The association of trabecular bone score (TBS) with incident clinical and radiographic vertebral fractures in older men is uncertain. TBS was estimated from baseline spine dual-energy X-ray absorptiometry (DXA) scans for 5831 older men (mean age 73.7 years) enrolled in the Osteoporotic Fractures in Men (MrOS) study. Cox proportional hazard models were used to determine the association of TBS (per 1 SD decrease) with incident clinical vertebral fractures. Logistic regression was used to determine the association between TBS (per 1 SD decrease) and incident radiographic vertebral fracture among the subset of 4309 men with baseline and follow-up lateral spine radiographs (mean 4.6 years later). We also examined whether any associations varied by body mass index (BMI) category. TBS was associated with a 1.41-fold (95% confidence interval [CI] 1.23 to 1.63) higher aged-adjusted odds of incident radiographic fracture, and this relationship did not vary by BMI (p value = 0.22 for interaction term). This association was no longer significant with further adjustment for lumbar spine bone mineral density (BMD; odds ratio [OR] = 1.11, 95% CI 0.94 to 1.30). In contrast, the age-adjusted association of TBS with incident clinical vertebral fracture was stronger in men with lower BMI (≤ median value of 26.8 kg/m2; hazard ratio [HR] = 2.28, 95% CI 1.82 to 2.87) than in men with higher BMI (> median; HR = 1.60, 95% CI 1.31 to 1.94; p value = 0.0002 for interaction term). With further adjustment for lumbar spine BMD, the association of TBS with incident clinical vertebral fracture was substantially attenuated in both groups (HR = 1.30 [95% CI 0.99 to 1.72] among men with lower BMI and 1.11 [95% CI 0.87 to 1.41] among men with higher BMI). In conclusion, TBS is not associated with incident clinical or radiographic vertebral fracture after consideration of age and lumbar spine BMD, with the possible exception of incident clinical vertebral fracture among men with lower BMI.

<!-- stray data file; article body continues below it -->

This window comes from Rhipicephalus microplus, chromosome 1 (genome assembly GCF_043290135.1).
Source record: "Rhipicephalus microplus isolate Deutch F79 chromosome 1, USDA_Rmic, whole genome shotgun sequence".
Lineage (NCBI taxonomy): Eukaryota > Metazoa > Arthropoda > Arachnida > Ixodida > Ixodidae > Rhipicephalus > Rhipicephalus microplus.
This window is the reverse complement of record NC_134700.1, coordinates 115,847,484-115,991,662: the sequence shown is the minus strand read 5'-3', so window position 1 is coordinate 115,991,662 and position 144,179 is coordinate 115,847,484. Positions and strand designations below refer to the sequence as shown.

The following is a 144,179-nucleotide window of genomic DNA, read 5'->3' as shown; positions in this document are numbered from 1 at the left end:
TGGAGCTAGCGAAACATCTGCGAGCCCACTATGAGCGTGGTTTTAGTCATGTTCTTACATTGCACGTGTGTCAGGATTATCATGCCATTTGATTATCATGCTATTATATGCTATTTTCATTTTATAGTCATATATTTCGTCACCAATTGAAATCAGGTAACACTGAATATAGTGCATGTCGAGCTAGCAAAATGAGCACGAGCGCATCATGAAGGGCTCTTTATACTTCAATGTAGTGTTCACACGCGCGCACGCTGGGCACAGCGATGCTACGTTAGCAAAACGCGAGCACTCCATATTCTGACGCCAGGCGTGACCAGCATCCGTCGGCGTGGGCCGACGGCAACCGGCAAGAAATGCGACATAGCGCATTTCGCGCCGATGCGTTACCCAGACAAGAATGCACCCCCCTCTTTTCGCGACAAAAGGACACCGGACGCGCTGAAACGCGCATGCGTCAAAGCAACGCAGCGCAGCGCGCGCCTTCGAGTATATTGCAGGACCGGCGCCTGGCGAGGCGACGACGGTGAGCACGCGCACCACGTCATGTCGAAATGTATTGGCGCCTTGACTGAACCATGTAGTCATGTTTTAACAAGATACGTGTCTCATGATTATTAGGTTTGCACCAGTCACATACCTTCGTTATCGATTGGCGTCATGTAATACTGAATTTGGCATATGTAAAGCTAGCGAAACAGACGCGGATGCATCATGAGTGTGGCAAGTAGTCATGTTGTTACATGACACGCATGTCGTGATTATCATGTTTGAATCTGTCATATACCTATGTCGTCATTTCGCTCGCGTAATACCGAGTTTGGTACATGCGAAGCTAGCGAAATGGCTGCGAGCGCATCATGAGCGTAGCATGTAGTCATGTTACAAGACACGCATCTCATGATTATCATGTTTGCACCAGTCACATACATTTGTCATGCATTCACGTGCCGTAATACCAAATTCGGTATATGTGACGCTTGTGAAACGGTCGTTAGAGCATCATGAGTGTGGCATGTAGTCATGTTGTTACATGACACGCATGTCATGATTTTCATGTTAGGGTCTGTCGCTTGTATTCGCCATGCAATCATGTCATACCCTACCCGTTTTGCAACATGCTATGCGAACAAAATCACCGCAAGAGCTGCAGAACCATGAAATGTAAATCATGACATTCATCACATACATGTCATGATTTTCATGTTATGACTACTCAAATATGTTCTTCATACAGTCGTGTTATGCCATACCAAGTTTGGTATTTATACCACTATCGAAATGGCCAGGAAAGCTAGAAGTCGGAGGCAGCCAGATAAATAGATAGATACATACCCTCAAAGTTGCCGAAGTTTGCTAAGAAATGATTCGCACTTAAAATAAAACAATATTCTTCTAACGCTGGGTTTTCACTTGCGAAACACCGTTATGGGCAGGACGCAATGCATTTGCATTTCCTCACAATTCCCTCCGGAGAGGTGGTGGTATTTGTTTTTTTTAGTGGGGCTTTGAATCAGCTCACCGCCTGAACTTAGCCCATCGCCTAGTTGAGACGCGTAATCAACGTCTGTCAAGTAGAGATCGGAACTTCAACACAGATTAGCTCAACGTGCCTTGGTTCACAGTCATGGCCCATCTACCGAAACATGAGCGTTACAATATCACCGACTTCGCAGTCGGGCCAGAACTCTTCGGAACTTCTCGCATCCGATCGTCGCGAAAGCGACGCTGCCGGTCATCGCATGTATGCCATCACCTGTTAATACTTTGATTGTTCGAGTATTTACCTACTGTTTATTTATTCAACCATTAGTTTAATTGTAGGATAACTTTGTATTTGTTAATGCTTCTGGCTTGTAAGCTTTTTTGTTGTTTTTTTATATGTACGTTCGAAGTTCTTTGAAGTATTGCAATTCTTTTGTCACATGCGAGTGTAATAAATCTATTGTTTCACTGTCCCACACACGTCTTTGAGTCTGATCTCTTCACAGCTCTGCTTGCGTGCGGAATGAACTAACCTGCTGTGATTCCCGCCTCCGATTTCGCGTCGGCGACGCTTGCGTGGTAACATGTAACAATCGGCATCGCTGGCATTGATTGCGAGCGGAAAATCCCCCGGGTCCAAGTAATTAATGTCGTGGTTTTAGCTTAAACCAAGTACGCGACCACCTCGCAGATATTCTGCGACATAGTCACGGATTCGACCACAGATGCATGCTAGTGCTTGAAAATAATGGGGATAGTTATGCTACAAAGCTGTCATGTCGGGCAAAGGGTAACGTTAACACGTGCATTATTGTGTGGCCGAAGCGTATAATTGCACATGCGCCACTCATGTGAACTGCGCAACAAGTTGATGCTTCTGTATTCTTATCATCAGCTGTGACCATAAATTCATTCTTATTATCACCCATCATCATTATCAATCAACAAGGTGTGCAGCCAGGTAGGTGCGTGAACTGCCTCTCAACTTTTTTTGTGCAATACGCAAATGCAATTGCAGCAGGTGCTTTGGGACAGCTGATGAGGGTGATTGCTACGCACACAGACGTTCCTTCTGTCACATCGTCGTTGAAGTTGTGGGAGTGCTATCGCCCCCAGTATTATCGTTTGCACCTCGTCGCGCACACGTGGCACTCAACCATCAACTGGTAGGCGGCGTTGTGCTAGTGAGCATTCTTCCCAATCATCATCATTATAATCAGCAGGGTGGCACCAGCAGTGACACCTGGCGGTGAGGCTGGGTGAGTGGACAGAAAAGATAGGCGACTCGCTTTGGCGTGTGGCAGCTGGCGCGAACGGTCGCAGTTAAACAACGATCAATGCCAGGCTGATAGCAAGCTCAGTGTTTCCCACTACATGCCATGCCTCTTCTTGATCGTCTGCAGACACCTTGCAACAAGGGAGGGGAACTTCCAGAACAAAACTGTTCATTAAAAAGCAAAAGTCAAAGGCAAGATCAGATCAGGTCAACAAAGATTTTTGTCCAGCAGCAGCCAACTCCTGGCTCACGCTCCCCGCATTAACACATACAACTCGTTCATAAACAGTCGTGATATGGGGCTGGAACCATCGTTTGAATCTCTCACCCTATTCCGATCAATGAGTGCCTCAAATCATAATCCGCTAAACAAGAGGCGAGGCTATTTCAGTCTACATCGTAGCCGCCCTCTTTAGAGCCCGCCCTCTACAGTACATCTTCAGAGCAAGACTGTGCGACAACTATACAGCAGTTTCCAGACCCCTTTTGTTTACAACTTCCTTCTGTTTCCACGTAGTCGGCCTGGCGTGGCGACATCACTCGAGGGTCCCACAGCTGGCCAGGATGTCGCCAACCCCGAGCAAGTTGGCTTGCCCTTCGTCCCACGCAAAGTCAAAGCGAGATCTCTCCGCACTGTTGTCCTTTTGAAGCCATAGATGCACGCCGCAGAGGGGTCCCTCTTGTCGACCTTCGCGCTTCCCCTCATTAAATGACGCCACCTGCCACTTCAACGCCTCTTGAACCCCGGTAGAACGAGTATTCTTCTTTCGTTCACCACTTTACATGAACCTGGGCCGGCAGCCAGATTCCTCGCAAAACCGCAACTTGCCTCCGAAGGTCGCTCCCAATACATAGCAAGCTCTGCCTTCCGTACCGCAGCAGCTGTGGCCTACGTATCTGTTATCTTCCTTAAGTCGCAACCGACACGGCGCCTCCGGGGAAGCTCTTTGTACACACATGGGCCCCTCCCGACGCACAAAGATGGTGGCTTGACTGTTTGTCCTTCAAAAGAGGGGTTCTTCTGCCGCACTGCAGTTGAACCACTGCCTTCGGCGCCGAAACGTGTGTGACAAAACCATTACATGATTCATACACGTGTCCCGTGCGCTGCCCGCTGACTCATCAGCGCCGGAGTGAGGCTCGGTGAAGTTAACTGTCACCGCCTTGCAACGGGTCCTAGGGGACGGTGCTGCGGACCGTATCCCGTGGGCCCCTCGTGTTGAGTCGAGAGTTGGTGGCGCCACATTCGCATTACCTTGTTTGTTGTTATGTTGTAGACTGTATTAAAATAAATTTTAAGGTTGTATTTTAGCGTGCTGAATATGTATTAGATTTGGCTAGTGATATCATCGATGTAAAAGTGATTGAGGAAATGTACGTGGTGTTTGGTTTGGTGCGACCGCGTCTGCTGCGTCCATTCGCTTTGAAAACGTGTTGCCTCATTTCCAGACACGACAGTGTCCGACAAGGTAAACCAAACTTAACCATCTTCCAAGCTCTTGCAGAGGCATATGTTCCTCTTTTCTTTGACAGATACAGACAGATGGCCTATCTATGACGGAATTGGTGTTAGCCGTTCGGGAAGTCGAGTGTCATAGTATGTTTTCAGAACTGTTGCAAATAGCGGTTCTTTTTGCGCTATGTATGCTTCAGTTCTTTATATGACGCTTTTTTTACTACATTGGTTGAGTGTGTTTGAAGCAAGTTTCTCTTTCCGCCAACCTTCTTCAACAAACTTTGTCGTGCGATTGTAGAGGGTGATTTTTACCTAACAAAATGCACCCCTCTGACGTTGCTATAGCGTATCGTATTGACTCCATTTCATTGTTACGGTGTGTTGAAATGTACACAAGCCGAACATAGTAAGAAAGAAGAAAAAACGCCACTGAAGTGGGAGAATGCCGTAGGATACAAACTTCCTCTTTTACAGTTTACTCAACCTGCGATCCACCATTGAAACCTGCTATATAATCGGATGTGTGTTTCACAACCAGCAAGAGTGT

Bibliographical noteFunding Information:
The analyses for this study were supported by National Institutes on Aging funding primarily under the grant number R21AG046571. The Osteoporotic Fractures in Men (MrOS) Study is also supported by National Institutes of Health funding. The following institutes provide support: the National Institute on Aging (NIA), the National Institute of Arthritis and Musculoskeletal and Skin Diseases (NIAMS), the National Center for Advancing Translational Sciences (NCATS), and NIH Roadmap for Medical Research under the following grant numbers: U01 AG027810, U01 AG042124, U01 AG042139, U01 AG042140, U01 AG042143, U01 AG042145, U01 AG042168, U01 AR066160, and UL1 TR000128. Authors? roles: JTS: Study concept and design, data interpretation, manuscript preparation, and manuscript revision. TNV: data analysis, data interpretation, and manuscript revision. LL: study design, data analysis, data interpretation, and manuscript revision. BCT: data interpretation and manuscript revision. PMC: study concept and design, data interpretation, and manuscript revision. AVS: data interpretation and manuscript revision. DCB: data interpretation and manuscript revision. ESO: data interpretation and manuscript revision. NEL: data interpretation and manuscript revision. EB-C: data interpretation and manuscript revision. KEE: study concept and design, data interpretation, and manuscript revision.
© 2017 American Society for Bone and Mineral Research
- BODY MASS INDEX
- CLINICAL VERTEBRAL FRACTURE
- RADIOGRAPHIC VERTEBRAL FRACTURE
- TRABECULAR BONE SCORE